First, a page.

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Lloyds Bank v Carrick

[1996] 4 All ER 630

Case summary last updated at 09/01/2020 20:11 by the Oxbridge Notes in-house law team.

Judgement for the case Lloyds Bank v Carrick

D1 told D2 he would provide her with a house if she gave him money to pay for it, which she did. However the house remained in D1’s name and did not register her interest. D1 then mortgaged th house to P and when he failed to meet the payments, P sued for possession of the house. CA found for P, saying that there was an enforceable contract between D1 and D2 and therefore it could not imply a constructive trust between them. Also D2 had failed to register her interest and therefore could not protect it. Proprietary estoppel also could not be applied since D2 had spent money under her enforceable contract with D1.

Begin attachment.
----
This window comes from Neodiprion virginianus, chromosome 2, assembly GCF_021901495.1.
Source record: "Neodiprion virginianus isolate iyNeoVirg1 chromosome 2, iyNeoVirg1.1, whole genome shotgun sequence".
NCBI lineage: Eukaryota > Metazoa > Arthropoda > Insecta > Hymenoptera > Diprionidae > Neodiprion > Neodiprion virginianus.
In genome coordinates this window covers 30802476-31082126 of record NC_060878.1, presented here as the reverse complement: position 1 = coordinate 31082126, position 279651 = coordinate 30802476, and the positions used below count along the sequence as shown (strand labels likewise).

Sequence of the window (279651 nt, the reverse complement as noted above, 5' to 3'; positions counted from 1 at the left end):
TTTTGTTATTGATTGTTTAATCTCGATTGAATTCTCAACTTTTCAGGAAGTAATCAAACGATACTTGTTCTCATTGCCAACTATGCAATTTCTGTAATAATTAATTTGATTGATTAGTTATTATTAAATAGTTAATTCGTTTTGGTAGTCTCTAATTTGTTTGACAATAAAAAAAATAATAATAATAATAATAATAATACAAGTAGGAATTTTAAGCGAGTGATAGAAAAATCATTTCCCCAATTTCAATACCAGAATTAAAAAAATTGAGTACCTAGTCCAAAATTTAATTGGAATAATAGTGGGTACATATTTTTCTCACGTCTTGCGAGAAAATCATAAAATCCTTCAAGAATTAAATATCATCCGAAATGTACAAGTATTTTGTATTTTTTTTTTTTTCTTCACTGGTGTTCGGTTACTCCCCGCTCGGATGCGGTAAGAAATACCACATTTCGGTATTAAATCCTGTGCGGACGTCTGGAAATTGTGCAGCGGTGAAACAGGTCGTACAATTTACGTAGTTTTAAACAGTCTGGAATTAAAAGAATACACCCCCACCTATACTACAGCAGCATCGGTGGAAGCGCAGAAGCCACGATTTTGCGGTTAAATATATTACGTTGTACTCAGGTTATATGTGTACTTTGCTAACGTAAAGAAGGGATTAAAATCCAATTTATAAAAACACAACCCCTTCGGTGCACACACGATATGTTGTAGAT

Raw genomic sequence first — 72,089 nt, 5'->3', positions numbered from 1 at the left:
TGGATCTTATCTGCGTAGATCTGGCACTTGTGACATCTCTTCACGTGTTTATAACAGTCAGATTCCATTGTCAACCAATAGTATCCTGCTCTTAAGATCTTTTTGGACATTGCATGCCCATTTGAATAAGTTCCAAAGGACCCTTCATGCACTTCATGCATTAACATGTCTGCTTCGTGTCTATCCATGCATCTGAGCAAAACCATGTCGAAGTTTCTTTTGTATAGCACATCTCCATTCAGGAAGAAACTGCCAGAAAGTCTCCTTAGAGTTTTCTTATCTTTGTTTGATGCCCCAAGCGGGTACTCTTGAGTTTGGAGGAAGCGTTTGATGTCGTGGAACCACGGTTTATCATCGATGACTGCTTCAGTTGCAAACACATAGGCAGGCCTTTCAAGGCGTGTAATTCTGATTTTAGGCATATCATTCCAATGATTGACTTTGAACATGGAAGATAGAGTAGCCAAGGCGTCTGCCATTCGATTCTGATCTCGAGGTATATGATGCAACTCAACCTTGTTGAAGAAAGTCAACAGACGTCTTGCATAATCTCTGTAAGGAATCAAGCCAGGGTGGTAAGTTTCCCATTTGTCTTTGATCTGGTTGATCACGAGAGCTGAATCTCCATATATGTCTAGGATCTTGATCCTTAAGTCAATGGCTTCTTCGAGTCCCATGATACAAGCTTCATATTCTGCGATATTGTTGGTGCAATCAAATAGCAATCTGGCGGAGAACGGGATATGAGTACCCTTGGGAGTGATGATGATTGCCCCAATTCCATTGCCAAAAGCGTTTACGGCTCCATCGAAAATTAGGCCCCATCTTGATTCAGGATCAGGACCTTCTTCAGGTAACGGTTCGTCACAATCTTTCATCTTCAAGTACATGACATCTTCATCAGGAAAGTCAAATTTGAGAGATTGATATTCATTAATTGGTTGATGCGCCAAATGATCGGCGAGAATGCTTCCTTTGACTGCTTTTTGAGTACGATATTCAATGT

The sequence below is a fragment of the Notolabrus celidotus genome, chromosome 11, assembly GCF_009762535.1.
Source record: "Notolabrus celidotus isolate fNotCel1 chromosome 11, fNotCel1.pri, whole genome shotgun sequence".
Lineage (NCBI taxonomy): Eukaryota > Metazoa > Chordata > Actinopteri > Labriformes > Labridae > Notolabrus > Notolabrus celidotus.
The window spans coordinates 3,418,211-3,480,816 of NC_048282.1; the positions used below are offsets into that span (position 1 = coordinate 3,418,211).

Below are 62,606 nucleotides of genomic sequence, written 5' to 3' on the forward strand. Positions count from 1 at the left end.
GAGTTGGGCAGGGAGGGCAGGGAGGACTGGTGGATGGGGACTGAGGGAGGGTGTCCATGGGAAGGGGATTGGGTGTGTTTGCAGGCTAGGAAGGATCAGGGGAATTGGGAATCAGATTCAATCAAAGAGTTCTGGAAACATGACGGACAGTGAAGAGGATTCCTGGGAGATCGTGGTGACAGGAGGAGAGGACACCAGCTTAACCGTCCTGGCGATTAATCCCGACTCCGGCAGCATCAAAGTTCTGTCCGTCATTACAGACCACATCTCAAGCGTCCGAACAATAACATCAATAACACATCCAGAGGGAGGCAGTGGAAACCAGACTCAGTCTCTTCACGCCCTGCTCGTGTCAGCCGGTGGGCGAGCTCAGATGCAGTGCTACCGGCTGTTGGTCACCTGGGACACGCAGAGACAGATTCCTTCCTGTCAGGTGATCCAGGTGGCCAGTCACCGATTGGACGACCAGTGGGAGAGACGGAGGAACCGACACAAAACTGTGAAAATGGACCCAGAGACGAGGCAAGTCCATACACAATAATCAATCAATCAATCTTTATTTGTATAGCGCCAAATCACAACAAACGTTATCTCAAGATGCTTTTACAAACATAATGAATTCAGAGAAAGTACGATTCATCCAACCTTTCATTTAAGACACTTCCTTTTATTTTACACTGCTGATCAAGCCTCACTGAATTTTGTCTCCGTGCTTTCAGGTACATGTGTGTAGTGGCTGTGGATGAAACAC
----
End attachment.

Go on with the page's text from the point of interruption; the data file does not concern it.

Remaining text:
Morritt LJ: Where D has an interest that doesn’t have to be registered and TP (e.g. with subsequent mortgage over property) knew or ought to have known of the interest, D’s interest takes priority and constructive trust/proprietary estoppel can be invoked to protect that interest. However here the interest was an estate contract (i.e. ownership) which DOES have to be registered and therefore constructive trusts/proprietary estoppel cannot be invoked to protect it. 

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